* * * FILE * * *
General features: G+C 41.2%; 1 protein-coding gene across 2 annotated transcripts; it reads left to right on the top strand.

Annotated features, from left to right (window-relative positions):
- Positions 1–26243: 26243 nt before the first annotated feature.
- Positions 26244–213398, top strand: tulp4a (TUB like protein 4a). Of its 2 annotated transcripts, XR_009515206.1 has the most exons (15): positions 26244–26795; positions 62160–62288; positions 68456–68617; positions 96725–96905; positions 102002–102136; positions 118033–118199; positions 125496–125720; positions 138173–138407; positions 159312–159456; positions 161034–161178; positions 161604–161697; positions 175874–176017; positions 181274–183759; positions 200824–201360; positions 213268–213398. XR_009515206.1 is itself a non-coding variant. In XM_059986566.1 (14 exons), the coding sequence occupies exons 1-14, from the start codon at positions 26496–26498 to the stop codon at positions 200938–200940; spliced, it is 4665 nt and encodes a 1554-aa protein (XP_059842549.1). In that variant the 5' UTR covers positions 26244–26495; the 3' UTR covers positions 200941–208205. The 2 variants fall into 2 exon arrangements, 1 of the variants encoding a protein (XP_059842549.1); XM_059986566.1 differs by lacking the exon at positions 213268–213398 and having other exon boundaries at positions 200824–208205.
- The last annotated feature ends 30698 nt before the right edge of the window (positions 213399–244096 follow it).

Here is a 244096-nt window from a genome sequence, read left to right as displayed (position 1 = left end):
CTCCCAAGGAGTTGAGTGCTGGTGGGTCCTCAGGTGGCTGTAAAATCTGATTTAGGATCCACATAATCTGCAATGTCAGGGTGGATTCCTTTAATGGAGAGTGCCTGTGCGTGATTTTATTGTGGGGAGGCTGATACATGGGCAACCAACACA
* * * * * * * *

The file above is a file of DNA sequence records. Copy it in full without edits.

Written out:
General features: G+C 41.2%; 1 protein-coding gene across 2 annotated transcripts; it reads left to right on the top strand.

Annotated features, from left to right (window-relative positions):
- Positions 1–26243: 26243 nt before the first annotated feature.
- Positions 26244–213398, top strand: tulp4a (TUB like protein 4a). Of its 2 annotated transcripts, XR_009515206.1 has the most exons (15): positions 26244–26795; positions 62160–62288; positions 68456–68617; positions 96725–96905; positions 102002–102136; positions 118033–118199; positions 125496–125720; positions 138173–138407; positions 159312–159456; positions 161034–161178; positions 161604–161697; positions 175874–176017; positions 181274–183759; positions 200824–201360; positions 213268–213398. XR_009515206.1 is itself a non-coding variant. In XM_059986566.1 (14 exons), the coding sequence occupies exons 1-14, from the start codon at positions 26496–26498 to the stop codon at positions 200938–200940; spliced, it is 4665 nt and encodes a 1554-aa protein (XP_059842549.1). In that variant the 5' UTR covers positions 26244–26495; the 3' UTR covers positions 200941–208205. The 2 variants fall into 2 exon arrangements, 1 of the variants encoding a protein (XP_059842549.1); XM_059986566.1 differs by lacking the exon at positions 213268–213398 and having other exon boundaries at positions 200824–208205.
- The last annotated feature ends 30698 nt before the right edge of the window (positions 213399–244096 follow it).

Here is a 244096-nt window from a genome sequence, read left to right as displayed (position 1 = left end):
CTCCCAAGGAGTTGAGTGCTGGTGGGTCCTCAGGTGGCTGTAAAATCTGATTTAGGATCCACATAATCTGCAATGTCAGGGTGGATTCCTTTAATGGAGAGTGCCTGTGCGTGATTTTATTGTGGGGAGGCTGATACATGGGCAACCAACACA